Waterjet slitting beneficial to this tissue converter.

Improving output while cutting labor costs was among the benefits received when a Wisconsin producer investigated the use of a waterjet-slitting system to ensure peak efficiency in the production of its tissue-paper products.

A Wisconsin converter of tissue products discovered waterjet slitting is providing numerous production benefits, including speed and tonnages increases with decreased labor costs.

The Consumer Products Div. of Pope & Talbot, Eau Claire, WI, converts a variety, of paper products, including facial tissue, towels, toilet tissue, napkins and disposable diapers.

The company wanted to streamline the process for producing tissue paper to ensure peak efficiency. After reviewing its manufacturing operations, Pope & Talbot determined it could eliminate the secondary winding that precedes converting by incorporating an ultra-high-pressure waterjet system.

Pope & Talbot previously used a T-24 winding machine to rewind tissue following the reeling process. The company encountered several problems with the rewinding process. The most serious problem was that rewinding reduced the running speed of its machinery. Additionally, rewinding required Pope & Talbot to increase the crepe specification for tissue paper because the process reduced crepe. The increase weakened the web, in turn, affecting quality.

Another problem centered around the use of knives to cut the overall web into smaller rolls. Located at the winder, the knives generated a significant amount of dust in the workplace. Though not a safety hazard, the dust had a negative effect on working conditions at the plant.

Seeking a solution to the problems, Pope & Talbot reviewed the success of its ultrahigh-pressure waterjet slitting system manufactured by Flow International Corp., Kent, WA. Pope & Talbot installed Flow equipment in 1986 to cut diapers at the Eau Claire plant. Benefits obtained from this machine led the company to examine other potential applications. After viewing a demonstration of waterjet machinery slitting tissue, Pope & Talbot purchased another Flow system for the Eau Claire facility.

Flow's slitting equipment uses water pressurized to 40,000 lb./sq. in. to slit the web. During operation, the ultra-high-pressure pump forces the water through a small diamond orifice .005 in. in diameter. A coherent, high-velocity waterjet system traveling at up to three times the speed of sound is formed. A catcher device collects the kerf material and spent water for easy disposal.

Flow's slitting system consists of an I-beam that spans the width of the paper web on the paper machine. Mounted trader the beam are multiple carriages, each equipped with two waterjet nozzles. The placement of two nozzles on each carriage ensures continuous operation with no interruptions for scheduled maintenance or emergency repairs. Carriages are configured across the beam in varying distances. Operators can easily adjust carriages on the beam to control the width of web cuts.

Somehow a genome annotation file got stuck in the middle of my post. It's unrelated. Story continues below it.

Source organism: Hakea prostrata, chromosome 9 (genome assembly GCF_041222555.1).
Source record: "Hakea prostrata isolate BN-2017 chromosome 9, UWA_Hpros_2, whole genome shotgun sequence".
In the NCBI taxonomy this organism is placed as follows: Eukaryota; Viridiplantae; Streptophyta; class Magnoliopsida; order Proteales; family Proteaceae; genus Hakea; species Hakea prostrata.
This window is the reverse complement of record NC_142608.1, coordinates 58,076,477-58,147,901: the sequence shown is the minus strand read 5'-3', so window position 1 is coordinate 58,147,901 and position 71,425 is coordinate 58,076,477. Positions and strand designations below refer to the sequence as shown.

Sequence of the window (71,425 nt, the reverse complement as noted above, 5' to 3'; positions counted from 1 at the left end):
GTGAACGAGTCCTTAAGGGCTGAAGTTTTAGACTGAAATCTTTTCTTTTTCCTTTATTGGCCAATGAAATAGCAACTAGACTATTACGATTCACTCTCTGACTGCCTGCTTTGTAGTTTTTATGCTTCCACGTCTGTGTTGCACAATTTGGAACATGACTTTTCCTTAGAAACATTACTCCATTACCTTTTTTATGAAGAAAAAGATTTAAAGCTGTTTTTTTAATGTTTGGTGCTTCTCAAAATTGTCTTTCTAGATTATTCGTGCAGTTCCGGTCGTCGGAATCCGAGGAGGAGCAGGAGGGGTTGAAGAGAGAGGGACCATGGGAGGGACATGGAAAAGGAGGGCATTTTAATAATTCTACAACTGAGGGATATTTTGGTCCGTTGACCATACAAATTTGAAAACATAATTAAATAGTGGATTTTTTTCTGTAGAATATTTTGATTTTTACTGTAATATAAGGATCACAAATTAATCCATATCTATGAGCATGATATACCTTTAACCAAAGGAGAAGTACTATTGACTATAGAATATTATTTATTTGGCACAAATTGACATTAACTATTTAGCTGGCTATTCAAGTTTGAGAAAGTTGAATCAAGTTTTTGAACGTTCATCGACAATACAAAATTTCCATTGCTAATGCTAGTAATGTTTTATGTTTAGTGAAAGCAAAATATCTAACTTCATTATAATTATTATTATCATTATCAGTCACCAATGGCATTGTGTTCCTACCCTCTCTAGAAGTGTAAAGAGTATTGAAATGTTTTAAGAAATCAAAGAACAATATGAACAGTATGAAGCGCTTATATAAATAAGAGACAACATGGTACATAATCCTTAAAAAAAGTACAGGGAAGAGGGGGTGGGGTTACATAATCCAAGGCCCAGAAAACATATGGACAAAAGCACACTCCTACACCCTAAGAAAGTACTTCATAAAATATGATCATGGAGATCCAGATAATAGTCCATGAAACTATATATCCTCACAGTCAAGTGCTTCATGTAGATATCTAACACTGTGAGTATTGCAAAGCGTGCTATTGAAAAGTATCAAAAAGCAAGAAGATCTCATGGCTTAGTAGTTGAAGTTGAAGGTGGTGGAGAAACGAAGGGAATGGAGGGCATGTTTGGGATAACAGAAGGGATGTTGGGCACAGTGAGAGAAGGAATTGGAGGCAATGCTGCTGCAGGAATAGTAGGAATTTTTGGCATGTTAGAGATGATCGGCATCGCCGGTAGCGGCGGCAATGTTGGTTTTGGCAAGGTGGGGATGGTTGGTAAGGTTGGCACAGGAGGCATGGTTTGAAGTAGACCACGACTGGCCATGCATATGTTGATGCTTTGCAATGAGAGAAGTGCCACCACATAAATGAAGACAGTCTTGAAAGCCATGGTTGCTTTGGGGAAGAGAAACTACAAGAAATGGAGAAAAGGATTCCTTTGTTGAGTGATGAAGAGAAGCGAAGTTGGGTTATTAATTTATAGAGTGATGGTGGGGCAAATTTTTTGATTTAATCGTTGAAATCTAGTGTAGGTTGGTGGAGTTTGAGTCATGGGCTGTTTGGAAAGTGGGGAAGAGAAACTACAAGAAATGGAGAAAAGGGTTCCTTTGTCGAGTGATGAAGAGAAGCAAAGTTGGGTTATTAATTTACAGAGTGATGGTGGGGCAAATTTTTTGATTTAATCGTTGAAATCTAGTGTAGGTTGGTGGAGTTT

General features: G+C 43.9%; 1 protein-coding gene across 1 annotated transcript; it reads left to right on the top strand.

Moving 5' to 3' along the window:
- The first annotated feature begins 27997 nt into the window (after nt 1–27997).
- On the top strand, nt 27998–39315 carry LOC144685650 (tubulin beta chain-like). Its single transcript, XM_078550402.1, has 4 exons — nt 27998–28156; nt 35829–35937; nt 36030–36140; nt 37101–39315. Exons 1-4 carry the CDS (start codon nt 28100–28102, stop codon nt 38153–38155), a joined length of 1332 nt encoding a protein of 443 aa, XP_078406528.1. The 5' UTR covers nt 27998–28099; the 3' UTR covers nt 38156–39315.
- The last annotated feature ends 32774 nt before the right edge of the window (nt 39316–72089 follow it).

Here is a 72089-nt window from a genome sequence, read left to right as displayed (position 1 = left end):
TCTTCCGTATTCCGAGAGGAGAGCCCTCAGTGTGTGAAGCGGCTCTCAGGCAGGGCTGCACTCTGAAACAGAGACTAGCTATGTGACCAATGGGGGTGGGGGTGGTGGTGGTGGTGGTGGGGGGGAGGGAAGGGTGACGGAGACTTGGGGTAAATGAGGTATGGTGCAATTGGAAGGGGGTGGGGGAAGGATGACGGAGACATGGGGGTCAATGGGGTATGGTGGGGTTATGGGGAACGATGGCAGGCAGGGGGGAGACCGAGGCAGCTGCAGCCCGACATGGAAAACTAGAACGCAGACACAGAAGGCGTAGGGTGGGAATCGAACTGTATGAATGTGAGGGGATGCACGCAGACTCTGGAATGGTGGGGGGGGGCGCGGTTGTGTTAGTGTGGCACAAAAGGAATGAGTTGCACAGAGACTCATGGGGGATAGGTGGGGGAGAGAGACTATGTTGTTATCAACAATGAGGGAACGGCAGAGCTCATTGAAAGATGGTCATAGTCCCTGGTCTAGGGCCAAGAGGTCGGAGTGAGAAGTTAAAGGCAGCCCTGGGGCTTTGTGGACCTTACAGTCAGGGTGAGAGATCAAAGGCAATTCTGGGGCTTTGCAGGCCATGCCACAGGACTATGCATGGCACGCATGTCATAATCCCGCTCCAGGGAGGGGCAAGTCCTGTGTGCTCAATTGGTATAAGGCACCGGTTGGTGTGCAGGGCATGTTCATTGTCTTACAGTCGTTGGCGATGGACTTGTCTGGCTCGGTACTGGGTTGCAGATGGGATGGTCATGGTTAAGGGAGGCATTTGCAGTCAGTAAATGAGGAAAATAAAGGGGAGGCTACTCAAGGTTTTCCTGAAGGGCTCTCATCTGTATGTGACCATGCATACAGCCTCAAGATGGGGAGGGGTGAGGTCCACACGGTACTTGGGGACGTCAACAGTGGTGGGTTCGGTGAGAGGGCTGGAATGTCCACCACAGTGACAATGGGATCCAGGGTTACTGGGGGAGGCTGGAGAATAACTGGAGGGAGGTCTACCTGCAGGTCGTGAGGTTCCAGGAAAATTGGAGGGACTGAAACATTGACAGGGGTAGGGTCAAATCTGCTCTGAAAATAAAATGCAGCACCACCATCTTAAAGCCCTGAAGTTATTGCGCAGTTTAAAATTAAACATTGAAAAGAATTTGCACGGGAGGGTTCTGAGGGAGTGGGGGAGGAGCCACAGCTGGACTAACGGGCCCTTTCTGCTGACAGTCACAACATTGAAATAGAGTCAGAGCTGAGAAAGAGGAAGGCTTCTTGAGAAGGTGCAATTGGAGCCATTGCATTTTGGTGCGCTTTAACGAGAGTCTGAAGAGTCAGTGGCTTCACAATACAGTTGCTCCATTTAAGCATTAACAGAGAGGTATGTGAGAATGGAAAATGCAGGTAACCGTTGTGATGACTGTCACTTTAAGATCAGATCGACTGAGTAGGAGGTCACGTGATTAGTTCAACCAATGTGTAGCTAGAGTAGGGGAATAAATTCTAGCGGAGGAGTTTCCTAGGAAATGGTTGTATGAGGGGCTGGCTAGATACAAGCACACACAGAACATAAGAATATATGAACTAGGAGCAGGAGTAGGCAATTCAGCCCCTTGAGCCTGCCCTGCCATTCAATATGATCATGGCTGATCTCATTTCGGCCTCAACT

Pope & Talbot installed its Flow slitting system in January 1993 during a dryer grind. The installation took two days. Initial operations proceeded without disruption, and the firm has experienced no problems with the machinery.

Pope & Talbot has obtained numerous benefits from the slitter. It enabled the paper converter to increase the spool speed of its machines and reduce the crepe specification. Additionally, operators of the machinery can view the cutting process, enabling them to examine the tissue's straight, finished edge without visual obstructions.

Most importantly, Pope & Talbot has eliminated the secondary winding process, which has resulted in a substantial cost savings and productivity increase. Instead of transporting rolls to the winding machine, Pope & Talbot slits the paper directly at the reel with its Flow equipment. Machine speed was boosted by 40 fpm and tonnage was increased by 135 tons, for an annual costs savings of $17,575.

Elimination of the winding process allowed Pope & Talbot to reduce labor costs. This resulted in an annual savings of $178,875.

The Flow slitter decreased the amount of dust compared to the cutting knives previously used. Waterjets create little airborne dust during the cutting process. The waterjet stream travels at three times the speed of sound and creates a localized vacuum. As water mixes with air, the water carries the air downward. The result is that the vast majority of the kerf material is deposited directly into the catcher tanks.

Despite adding waterjet to the slitting process, Pope & Talbot hasn't experienced problems with wetting. "We haven't had any problems at all with wetting," Lee Skelley, maintenance manager at Pope & Talbot, said. The Flow slitter cuts with a .0005-in. jet stream moving at more than 2,000 ft./sec., causing little, if any, wetting of the paper.


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